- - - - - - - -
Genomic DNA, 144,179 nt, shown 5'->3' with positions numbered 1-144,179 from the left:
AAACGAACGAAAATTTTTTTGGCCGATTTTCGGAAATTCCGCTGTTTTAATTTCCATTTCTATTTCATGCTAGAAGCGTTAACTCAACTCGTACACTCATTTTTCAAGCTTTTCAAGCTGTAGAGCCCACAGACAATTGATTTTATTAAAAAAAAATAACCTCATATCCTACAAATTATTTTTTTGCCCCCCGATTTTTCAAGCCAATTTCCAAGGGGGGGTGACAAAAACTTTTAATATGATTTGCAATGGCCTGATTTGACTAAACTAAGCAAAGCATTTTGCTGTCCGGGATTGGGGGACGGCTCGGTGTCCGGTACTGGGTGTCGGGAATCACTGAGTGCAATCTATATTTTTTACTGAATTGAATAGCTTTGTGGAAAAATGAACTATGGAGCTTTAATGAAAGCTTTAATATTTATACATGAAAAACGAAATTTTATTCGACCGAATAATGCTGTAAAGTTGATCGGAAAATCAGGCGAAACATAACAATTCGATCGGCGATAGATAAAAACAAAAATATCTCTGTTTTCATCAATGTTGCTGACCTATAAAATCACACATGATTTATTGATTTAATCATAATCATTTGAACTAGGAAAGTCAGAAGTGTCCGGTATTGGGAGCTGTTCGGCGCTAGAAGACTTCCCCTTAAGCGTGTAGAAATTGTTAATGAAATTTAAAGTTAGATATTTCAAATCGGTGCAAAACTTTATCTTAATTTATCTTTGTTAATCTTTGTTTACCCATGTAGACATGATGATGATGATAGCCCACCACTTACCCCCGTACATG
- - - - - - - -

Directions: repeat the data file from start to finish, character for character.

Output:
Genomic DNA, 144,179 nt, shown 5'->3' with positions numbered 1-144,179 from the left:
AAACGAACGAAAATTTTTTTGGCCGATTTTCGGAAATTCCGCTGTTTTAATTTCCATTTCTATTTCATGCTAGAAGCGTTAACTCAACTCGTACACTCATTTTTCAAGCTTTTCAAGCTGTAGAGCCCACAGACAATTGATTTTATTAAAAAAAAATAACCTCATATCCTACAAATTATTTTTTTGCCCCCCGATTTTTCAAGCCAATTTCCAAGGGGGGGTGACAAAAACTTTTAATATGATTTGCAATGGCCTGATTTGACTAAACTAAGCAAAGCATTTTGCTGTCCGGGATTGGGGGACGGCTCGGTGTCCGGTACTGGGTGTCGGGAATCACTGAGTGCAATCTATATTTTTTACTGAATTGAATAGCTTTGTGGAAAAATGAACTATGGAGCTTTAATGAAAGCTTTAATATTTATACATGAAAAACGAAATTTTATTCGACCGAATAATGCTGTAAAGTTGATCGGAAAATCAGGCGAAACATAACAATTCGATCGGCGATAGATAAAAACAAAAATATCTCTGTTTTCATCAATGTTGCTGACCTATAAAATCACACATGATTTATTGATTTAATCATAATCATTTGAACTAGGAAAGTCAGAAGTGTCCGGTATTGGGAGCTGTTCGGCGCTAGAAGACTTCCCCTTAAGCGTGTAGAAATTGTTAATGAAATTTAAAGTTAGATATTTCAAATCGGTGCAAAACTTTATCTTAATTTATCTTTGTTAATCTTTGTTTACCCATGTAGACATGATGATGATGATAGCCCACCACTTACCCCCGTACATG